Dissecting dynamic genetic variation that controls temporal gene response in yeast.

Brodt A, Botzman M, David E, Gat-Viks I - PLoS Comput. Biol. (2014)

A catalogue of dynamic, non-linear genetic effects in gene response following rapamycin treatment in yeast.(A) Genetic effect profiles (left) and gene expression profiles (right) at six time points following rapamycin treatment (columns) for all genes identified by DyVER. Genetic effect values are the average increase (red) or decrease (purple) in effect size relative to non-stimulated cells (log-scaled). Gene expression values are the average increase (blue) or decrease (green) in gene expression relative to non-stimulated cells (log-scaled). Cis-associated genes are marked in gray (left color bar). Genes are partitioned into seven groups (C1–C7) based on their temporal two-state model (two state cartoons, shown as Fig. 2c, right; four singleton genes are omitted). (B) Four temporal two-state model groups C1, C2, C5, C7 (top to bottom). Left and middle panels: representative genes in each group. Left: gene expression of a representative gene (y-axis, log-scaled) across time points (x-axis). Each curve represents a different segregant, color coded by the best genetic variant found using DyVER (BY/black, RM/brown). Middle: genetic effect profiles of the representative gene, averaged across strains (log-scaled, y-axis) at each time point (x-axis). Right: shown are mean genetic effects (relative to non-stimulated cells, log-scaled; y-axis) and standard deviation (error bars) across time points (x-axis) for a certain group of genes.
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Related In: Results  -  Collection

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Show All Figures
getmorefigures.php?uid=PMC4256076&req=5

pcbi-1003984-g004: A catalogue of dynamic, non-linear genetic effects in gene response following rapamycin treatment in yeast.(A) Genetic effect profiles (left) and gene expression profiles (right) at six time points following rapamycin treatment (columns) for all genes identified by DyVER. Genetic effect values are the average increase (red) or decrease (purple) in effect size relative to non-stimulated cells (log-scaled). Gene expression values are the average increase (blue) or decrease (green) in gene expression relative to non-stimulated cells (log-scaled). Cis-associated genes are marked in gray (left color bar). Genes are partitioned into seven groups (C1–C7) based on their temporal two-state model (two state cartoons, shown as Fig. 2c, right; four singleton genes are omitted). (B) Four temporal two-state model groups C1, C2, C5, C7 (top to bottom). Left and middle panels: representative genes in each group. Left: gene expression of a representative gene (y-axis, log-scaled) across time points (x-axis). Each curve represents a different segregant, color coded by the best genetic variant found using DyVER (BY/black, RM/brown). Middle: genetic effect profiles of the representative gene, averaged across strains (log-scaled, y-axis) at each time point (x-axis). Right: shown are mean genetic effects (relative to non-stimulated cells, log-scaled; y-axis) and standard deviation (error bars) across time points (x-axis) for a certain group of genes.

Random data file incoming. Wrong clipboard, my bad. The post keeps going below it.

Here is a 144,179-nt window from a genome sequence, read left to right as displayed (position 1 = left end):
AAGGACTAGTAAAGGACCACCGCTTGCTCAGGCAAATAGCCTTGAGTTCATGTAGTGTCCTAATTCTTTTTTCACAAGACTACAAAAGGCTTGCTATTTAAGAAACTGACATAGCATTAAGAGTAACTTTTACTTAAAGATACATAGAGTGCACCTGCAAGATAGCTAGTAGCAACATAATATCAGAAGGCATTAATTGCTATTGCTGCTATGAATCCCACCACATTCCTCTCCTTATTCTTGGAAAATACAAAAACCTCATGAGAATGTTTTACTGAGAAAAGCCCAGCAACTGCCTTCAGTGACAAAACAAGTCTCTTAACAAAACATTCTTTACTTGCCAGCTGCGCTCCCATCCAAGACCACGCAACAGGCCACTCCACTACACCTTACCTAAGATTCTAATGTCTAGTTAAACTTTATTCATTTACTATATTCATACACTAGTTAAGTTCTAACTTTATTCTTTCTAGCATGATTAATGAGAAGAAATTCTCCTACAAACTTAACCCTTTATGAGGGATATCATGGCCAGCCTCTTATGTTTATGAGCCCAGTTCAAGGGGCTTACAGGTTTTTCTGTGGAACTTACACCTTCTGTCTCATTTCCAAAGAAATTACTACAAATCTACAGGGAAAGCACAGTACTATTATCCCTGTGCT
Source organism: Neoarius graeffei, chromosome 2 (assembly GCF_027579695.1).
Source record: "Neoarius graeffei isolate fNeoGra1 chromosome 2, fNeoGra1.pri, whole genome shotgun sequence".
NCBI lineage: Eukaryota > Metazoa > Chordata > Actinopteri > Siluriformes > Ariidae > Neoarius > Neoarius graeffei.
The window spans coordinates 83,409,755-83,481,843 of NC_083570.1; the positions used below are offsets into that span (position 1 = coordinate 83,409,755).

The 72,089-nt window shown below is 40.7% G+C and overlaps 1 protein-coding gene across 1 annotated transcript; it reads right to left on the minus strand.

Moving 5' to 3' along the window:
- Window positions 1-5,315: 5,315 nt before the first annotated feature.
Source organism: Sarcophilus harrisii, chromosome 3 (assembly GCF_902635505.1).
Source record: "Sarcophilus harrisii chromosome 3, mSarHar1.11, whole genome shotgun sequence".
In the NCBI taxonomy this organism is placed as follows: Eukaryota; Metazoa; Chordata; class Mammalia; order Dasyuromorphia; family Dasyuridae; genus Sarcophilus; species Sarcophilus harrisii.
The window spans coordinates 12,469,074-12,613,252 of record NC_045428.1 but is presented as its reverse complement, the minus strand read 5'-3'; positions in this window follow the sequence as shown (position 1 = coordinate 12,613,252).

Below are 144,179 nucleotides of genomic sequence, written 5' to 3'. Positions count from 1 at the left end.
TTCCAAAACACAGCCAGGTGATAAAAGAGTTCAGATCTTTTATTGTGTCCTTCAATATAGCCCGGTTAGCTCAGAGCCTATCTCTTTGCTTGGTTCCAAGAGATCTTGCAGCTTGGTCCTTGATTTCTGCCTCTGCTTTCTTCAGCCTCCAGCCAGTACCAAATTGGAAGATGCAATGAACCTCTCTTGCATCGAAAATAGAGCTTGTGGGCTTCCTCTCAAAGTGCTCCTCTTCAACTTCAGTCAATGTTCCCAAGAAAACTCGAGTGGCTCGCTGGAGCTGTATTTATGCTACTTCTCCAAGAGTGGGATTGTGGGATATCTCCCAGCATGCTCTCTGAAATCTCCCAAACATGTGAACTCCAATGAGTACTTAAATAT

Mentions: We applied DyVER in an unbiased manner (without penalty) to the available dataset of 95 yeast segregants that were stimulated by rapamycin and profiled at six time points (Methods) [27]. DyVER predicted 351 associations to 145 distinct variants (false discovery rate [FDR] 6%). Of these 351 associations, 145 had highly significant dynamic associations (15% FDR, Table S1, Methods) and 105 of them showed non-linear genetic effect patterns (Fig. 4). In agreement with previous findings [2], [11], our results suggest that non-linear associations are prevalent: of the eight previously known causal genes, six were found to have an association with at least one target gene exhibiting a non-linear genetic effect pattern (Table S2). Correlations among genetic effects of consecutive time points were much larger than correlations between non-consecutive time points [P value <10−15 (Wilcoxon test)], justifying our ‘memoryless’ Markov assumption that the next time point is mainly dependent on the current time point (Figure S7). The 105 genes carrying non-linear effect patterns were partitioned into groups based on their predicted two-state pattern (Table S1); seven two-state pattern groups (C1–C7) were created, each including at least two genes (Fig. 4A and B).

Bottom Line: Here we develop a computational procedure that captures temporal changes in genetic effects, and apply it to analyze transcription during inhibition of the TOR signaling pathway in segregating yeast cells.We found a high-order coordination of gene modules: sets of genes co-associated with the same genetic variant and sharing a common temporal genetic effect pattern.Our analysis suggests that the same mechanism typically leads to both inter-individual variation and the temporal genetic effect pattern in a module.

View Article: PubMed Central - PubMed

Affiliation: Department of Cell Research and Immunology, Tel Aviv University, Tel Aviv, Israel.

ABSTRACT
Inter-individual variation in regulatory circuits controlling gene expression is a powerful source of functional information. The study of associations among genetic variants and gene expression provides important insights about cell circuitry but cannot specify whether and when potential variants dynamically alter their genetic effect during the course of response. Here we develop a computational procedure that captures temporal changes in genetic effects, and apply it to analyze transcription during inhibition of the TOR signaling pathway in segregating yeast cells. We found a high-order coordination of gene modules: sets of genes co-associated with the same genetic variant and sharing a common temporal genetic effect pattern. The temporal genetic effects of some modules represented a single state-transitioning pattern; for example, at 10-30 minutes following stimulation, genetic effects in the phosphate utilization module attained a characteristic transition to a new steady state. In contrast, another module showed an impulse pattern of genetic effects; for example, in the poor nitrogen sources utilization module, a spike up of a genetic effect at 10-20 minutes following stimulation reflected inter-individual variation in the timing (rather than magnitude) of response. Our analysis suggests that the same mechanism typically leads to both inter-individual variation and the temporal genetic effect pattern in a module. Our methodology provides a quantitative genetic approach to studying the molecular mechanisms that shape dynamic changes in transcriptional responses.

Show MeSH